Nonprofit Newswire | October 2, 2009

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Is “Go Slow” the New Norm For Private Foundations?
Sept 30, 2009; Trusts & Estates | Trusts & Estates is asking whether recession-oriented foundation grant attention to emergency social and community needs—and supporting nonprofit capacity with increased operating support—is a short term policy or a long term change in foundation practice. The problem is that the magazine is relying on responses of 430 foundations to a survey of the Council on Foundations, suggesting that two-fifths of foundations have maintained or increased their grantmaking in 2009, more than 80% are providing general operating support, and significant numbers are providing grant support for food assistance (two-thirds), emergency housing (more than half of survey respondents), and job training (over 40%). First question: will those two-fifths of foundations saying that they intend to maintain or increase grantmaking actually succeed in doing so? We’ll know better in 2010 or later. And based on rolling averages of foundation endowments, all indications are that 2010 grant totals will be lower than 2009. When 80% say they are providing general operating support, what portion of their grant portfolios are actually gen-op grants? One suspects that these foundations are in general far short of 100% gen-op grantmaking. And are the 92% of foundation respondents that report that they are providing grants that will “aid families directly or indirectly, provide human services, assist low-income populations, or support economic development” actually doing that much more of this than they used to? One might hope that in terms of helping low-income people and fighting poverty, increased grantmaking in those directions would be a positive. And if foundations were actually substantially increasing their gen-op grantmaking, that would be worthy of nonprofit hosannas.—Rick Cohen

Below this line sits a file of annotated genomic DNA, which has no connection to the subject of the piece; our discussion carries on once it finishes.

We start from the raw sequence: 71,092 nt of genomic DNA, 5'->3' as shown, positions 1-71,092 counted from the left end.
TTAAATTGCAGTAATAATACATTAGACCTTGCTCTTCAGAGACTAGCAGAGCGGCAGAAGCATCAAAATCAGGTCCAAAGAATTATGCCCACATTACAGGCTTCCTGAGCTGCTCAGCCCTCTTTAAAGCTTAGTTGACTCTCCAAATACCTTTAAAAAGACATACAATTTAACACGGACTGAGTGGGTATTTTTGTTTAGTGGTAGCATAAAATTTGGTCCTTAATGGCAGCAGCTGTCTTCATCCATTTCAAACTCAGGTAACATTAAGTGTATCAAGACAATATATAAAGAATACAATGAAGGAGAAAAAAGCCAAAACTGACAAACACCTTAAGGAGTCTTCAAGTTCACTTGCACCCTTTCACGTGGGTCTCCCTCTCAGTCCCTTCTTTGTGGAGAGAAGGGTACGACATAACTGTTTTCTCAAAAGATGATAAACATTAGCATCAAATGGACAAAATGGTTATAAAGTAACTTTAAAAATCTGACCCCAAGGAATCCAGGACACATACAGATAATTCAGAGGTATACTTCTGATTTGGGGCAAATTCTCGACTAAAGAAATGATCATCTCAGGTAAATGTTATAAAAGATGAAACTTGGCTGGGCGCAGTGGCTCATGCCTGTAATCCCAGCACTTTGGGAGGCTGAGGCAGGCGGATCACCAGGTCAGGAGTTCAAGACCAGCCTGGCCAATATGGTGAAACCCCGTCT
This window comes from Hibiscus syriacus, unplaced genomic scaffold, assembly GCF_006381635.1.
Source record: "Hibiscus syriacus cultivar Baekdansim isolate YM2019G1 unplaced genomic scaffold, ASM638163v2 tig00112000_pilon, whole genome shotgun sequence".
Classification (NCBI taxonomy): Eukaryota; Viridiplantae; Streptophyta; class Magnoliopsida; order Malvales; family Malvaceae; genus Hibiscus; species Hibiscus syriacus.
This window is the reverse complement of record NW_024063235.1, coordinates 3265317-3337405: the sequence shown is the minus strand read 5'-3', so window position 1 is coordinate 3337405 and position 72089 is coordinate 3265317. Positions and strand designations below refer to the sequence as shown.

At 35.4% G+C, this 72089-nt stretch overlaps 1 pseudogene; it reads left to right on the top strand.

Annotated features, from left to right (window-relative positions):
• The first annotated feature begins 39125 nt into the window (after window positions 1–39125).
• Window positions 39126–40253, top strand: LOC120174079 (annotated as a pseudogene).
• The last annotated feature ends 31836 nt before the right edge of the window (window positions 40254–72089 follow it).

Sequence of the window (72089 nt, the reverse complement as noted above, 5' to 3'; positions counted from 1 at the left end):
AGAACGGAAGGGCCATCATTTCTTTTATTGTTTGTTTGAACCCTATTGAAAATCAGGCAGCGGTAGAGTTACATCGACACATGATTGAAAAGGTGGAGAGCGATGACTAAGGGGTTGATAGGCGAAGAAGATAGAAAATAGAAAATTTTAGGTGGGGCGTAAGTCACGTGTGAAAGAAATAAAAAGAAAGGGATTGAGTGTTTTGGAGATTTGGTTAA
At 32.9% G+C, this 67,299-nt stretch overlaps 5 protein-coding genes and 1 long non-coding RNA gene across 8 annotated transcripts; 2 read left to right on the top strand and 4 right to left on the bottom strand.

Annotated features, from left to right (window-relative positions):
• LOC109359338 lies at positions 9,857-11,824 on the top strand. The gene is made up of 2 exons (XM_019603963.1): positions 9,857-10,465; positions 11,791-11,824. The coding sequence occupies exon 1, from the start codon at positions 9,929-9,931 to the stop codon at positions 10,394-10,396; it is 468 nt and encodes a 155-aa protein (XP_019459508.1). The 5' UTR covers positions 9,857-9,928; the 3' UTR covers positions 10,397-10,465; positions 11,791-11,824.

Picower’s Madoff Take Now Estimated to be $7.2 Billion
Oct 1, 2009; ProPublica | The Picower story is a good reminder for all of us in the nonprofit sector to take a deep breath for a second thought before jumping to conclusions. When the Madoff scandal hit, we all fretted over the losses suffered by the Picower Foundation of secretive financier Jeffrey Picower. For the past few months, we’ve all learned that rather than being victimized, Picower was a major beneficiary of the Madoff scandal. Now comes word that Picower was no victim. Rather, according to the Madoff trustee, Picower made more money off Madoff than anyone else, roughly, oh, say, $7.2 billion directly and through entities he controlled. Yep. His foundation may have supported some nice nonprofits, but if the trustee’s allegations are correct, Picower made off much like Madoff did.—Rick Cohen

UCF gets $1M stimulus grant